Why does calorie restriction reduce the rate of aging?

Robert Bradbury rbradbur at hardy.u.washington.edu
Fri Aug 21 07:56:39 EST 1992


This group may be moribund but it isn't completely dead.

I've been studying the mechanisms by which calorie restriction retards
the aging rate and extends life and thought I would toss out some thoughts
for consideration.

As many of us know calorie restriction in a variety of species extends
lifespan.  A 40% restriction of calories for mice/rats can lead to a
30-50% extension in lifespan.  This process does not work by reducing the
specific metabolic rate (there is a slight drop in the metabolic rate
per unit of lean body mass initially and then it returns to normal).
There is a slightly lower average temperature in CR animals but the
1-2 deg difference hardly seems enough to account for the large extension
in life.  There does seem to be a shift in fat/carbohydrate/protein
metabolism which may explain much of the extension.

CR animals exhaust their fat stores and do not have sufficient calorie
intake to rebuild them.  Normal cells seem to up-regulate insulin
receptors and become more efficient at taking up sugar when it is
available and little remains for adipocytes to store as fat.  CR
seems to result in the hypothalmus/pituitary/adrenals up-regulating
glucocorticoid (cortisol) production which results in increased
gluconeogenesis (sugar production) by the liver.  Since there isn't
any glucose or fat to serve as an energy source the liver uses amino
acids from proteins broken down in other tissues (initally muscle but
perhaps other tissues as well).

This process has two interesting consequences:
  1) Since there is little fat, there are few fatty-acids to breakdown
     for energy.  The first step in B-oxidation of fatty-acids in
     peroxisomes involves the production of hydrogen peroxide (H2O2)
     which is "supposed" to be cleaned up by catalase and glutathione.
     However, there some evidence that indicates that this process is
     not perfect and may end up causing approx. 50% of the oxygen
     related damage we see in cells.

  2) The increased amino-acid requirements of the liver cause an increase
     in protein turnover in other tissues.  One can presume that this
     results in a reduction in oxidized/glycosylated proteins with
     diminished function and an increase in spiffy new proteins which
     perform their intended tasks better.

The combination of reduction in DNA damage and increased protein
efficiency could explain much of the extension in life one sees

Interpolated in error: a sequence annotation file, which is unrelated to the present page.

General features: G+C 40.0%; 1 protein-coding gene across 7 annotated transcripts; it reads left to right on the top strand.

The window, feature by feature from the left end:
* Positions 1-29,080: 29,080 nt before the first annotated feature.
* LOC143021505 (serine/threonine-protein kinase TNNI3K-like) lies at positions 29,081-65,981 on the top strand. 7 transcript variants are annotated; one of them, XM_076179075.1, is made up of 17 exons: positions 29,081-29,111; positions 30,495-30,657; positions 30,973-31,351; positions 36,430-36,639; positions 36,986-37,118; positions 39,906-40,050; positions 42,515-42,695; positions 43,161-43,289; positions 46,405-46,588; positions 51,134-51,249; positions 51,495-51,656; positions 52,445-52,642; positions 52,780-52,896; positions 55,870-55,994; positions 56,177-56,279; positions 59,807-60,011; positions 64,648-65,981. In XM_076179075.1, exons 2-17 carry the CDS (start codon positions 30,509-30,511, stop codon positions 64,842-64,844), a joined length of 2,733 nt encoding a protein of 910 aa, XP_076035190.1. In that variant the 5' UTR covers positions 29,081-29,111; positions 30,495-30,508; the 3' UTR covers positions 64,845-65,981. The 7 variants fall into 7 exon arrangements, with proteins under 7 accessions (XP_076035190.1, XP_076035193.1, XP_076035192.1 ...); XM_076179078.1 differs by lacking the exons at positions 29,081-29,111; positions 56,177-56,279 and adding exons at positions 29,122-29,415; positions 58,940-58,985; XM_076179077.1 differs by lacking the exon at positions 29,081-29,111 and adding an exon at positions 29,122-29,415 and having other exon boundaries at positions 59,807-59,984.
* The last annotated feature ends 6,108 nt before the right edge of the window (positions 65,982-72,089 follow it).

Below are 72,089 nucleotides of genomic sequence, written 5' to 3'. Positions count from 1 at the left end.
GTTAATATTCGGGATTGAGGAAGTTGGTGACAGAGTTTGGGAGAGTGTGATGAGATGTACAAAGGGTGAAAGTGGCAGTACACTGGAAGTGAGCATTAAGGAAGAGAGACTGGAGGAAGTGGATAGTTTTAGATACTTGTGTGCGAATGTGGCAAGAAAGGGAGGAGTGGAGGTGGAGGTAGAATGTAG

in CR.  Interestingly enough, Holliday and others have pointed
out that this could be a general adaptive mechanism in many species
because of its evolutionary advantages.  When food is scarce, reproduction
is not a particularly good idea.  Instead an organism would have a
selective advantage if it could put the resources which would normally
go into reproduction into preserving the organism until such time as
times got better and food resources would allow better offspring survival.

Now, there are two interesting paradoxes I have yet to resolve for myself:
  1) Glucocorticoides/cortisol are stress hormones which are normally
     associated with a number of harmful effects in organisms.  E.g. long
     term exposure results in increased neuron death in the hypothalmus.
     The only thing I can hypothesize is that either the good effects
     outweigh the bad or else there is some mechanism by which the low
     levels of glucose/insulin/T3 offset the high GC levels.

  2) Protein synthesis is expensive from an energy requirement standpoint.
     How can an organism get less overall energy and yet increase its
     protein breakdown and synthesis?  One saves some energy because
     you do not have the losses associated with building up/breaking
     down fatty acids.  There also seems to be a less cell replication
     due to lower growth hormone/T3 levels.  Do these and the slightly
     lower temperatures provide enough energy savings to be able to
     increase protein synthesis with 40% less calories or is there
     something I am missing?

If the above explanation for why CR works is accurate then there is no
reason to think that it should not work in humans as well.  And to throw in
my inevitable political comment (to which you should *NOT* reply in this
forum), since the lifetime health care costs of both CR (thin?) and
non-CR (!thin?) individuals are roughly the same (heavily skewed towards
the last few years of life) but because CR individuals will have longer
lives and thus lower disease incidence rates, should not the CR individuals
have much lower health insurance costs?  Conversely, I suspect that non-CR
humans would not want to pay the retirement costs of CR humans.




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